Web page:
The purpose of the review is to critically analyze English-written research articles pertaining to inclusion of students with disabilities in physical education published in professional journals both within and outside of the United States from 1995-2005. Each study included in this review had to meet seven a priori criteria. Findings of the 38 selected studies were divided into six focus areas: (a) support, (b) affects on peers without disabilities, (c) attitudes and intentions of children without disabilities, (d) social interactions, (e) ALT-PE of students with disabilities, and (f) training and attitudes of GPE teachers. Recommendations for future practice and research are embedded throughout the article.
Children’s Beliefs Toward Cooperative Playing With Peers With Disabilities in Physical Education
Iva Obrusnikova, Martin Block, and Suzanna Dillon
Theory of Planned Behavior (Ajzen, 1991) was used to elicit salient behavioral, normative, and control beliefs of children without disabilities toward playing with a hypothetical peer with a disability in general physical education. Participants were 350 elementary and middle school students who completed two questionnaires. Questionnaires were assessed for content validity. Participants provided more affective (68%) than instrumental (32%) responses for favorable behavioral beliefs and more instrumental (76%) than affective (24%) responses for unfavorable beliefs. Peer social pressure was prevalent in favorable (69%) and unfavorable (99%) responses. Social pressure significantly varied across five grades, χ2(4, N = 448) = 40.51, p < .01. Participants responded many factors in the class would positively (76%) or negatively (89%) influence the behavior.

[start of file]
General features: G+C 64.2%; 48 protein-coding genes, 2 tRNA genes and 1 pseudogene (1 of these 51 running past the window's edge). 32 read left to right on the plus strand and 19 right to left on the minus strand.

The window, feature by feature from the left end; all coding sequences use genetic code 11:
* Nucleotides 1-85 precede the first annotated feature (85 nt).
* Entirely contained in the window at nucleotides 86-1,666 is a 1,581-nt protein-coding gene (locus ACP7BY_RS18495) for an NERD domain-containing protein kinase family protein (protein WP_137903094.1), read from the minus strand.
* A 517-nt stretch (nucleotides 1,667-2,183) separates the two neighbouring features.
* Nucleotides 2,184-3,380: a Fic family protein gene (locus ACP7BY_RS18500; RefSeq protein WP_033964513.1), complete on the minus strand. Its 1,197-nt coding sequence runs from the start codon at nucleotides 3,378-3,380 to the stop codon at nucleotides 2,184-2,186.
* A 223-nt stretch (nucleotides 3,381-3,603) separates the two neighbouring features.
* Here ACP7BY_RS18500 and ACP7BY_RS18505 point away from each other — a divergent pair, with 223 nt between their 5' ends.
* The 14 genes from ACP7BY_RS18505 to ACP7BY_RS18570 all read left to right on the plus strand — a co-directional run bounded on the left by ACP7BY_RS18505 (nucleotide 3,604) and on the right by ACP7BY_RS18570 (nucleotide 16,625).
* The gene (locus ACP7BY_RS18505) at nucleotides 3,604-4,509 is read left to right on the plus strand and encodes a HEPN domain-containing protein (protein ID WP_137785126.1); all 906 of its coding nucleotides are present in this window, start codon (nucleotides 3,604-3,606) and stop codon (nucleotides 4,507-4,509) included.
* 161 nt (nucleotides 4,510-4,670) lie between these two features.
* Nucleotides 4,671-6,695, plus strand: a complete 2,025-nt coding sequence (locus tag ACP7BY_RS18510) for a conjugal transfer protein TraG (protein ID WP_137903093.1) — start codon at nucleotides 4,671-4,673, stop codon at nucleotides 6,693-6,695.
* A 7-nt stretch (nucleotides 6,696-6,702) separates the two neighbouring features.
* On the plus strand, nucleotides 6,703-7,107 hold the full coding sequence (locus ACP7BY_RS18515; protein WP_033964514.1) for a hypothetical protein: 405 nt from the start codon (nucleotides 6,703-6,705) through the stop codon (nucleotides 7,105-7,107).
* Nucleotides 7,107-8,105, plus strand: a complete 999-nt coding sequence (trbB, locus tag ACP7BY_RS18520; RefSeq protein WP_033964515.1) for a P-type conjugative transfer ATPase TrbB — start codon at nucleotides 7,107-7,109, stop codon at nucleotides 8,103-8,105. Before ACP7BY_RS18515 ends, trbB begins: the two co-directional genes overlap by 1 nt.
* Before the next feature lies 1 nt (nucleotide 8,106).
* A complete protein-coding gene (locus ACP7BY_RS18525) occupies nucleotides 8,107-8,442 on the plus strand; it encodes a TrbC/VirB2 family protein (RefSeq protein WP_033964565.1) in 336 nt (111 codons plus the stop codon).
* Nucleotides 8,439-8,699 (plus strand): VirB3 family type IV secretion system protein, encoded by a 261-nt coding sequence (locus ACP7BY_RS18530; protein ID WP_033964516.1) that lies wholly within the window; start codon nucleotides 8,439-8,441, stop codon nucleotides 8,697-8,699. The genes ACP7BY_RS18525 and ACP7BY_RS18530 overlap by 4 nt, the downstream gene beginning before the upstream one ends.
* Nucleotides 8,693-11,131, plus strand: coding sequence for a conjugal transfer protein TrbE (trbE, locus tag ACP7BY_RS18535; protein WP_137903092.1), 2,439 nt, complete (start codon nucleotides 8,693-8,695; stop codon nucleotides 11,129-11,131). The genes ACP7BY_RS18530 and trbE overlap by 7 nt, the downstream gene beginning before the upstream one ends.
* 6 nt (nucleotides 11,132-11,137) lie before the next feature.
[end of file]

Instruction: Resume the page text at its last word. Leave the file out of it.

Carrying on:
Impact of Inclusion in General Physical Education on Students Without Disabilities
Iva Obrusníková, Hana Válková, and Martin E. Block
The purpose of this investigation was to evaluate the impact of including a student who uses a wheelchair and is given no direct support in a 4th grade general physical education (GPE) class on students without disabilities. Using an evaluate case study research method, data were collected in the beginning and end of a 2-week GPE volleyball unit from 2 intact elementary school classes using 2 attitude inventories, volleyball skills, and knowledge test. Results indicated no significant class difference in volleyball skill and knowledge acquisitions. Overall, attitudes toward including a student with a disability tended to be positive in both classes. In addition, there was no significant time difference within the classes on either attitude inventory.
Phil Esposito, Iva Obrusnikova, and Daniel W. Tindall
The Effect of Systematic Prompting on the Acquisition of Five Muscle-Strengthening Exercises by Adults With Mild Intellectual Disabilities
Iva Obrusnikova, Haley M. Novak, and Albert R. Cavalier
Adults with intellectual disability have significantly lower musculoskeletal fitness than their peers without a disability. Appropriate instructional strategies are needed to facilitate their acquisition and maintenance of musculoskeletal fitness. In this multiple-baseline across-participants single-subject study, the authors evaluated the effects of a multicomponent package that included a video-enhanced system of least-to-most prompts on the acquisition of 5 muscle-strengthening exercises in 3 women with mild intellectual disability, age 24–37 yr. Results show substantive gains in correct and independent performance of steps in the 5 exercises during the treatment condition. The improved performance was maintained 2 wk after the last treatment session and in a large YMCA gym. The study suggests that use of the video-enhanced system of least-to-most prompts can lead to improved acquisition and maintenance of muscle-strengthening exercises by adults with mild intellectual disability.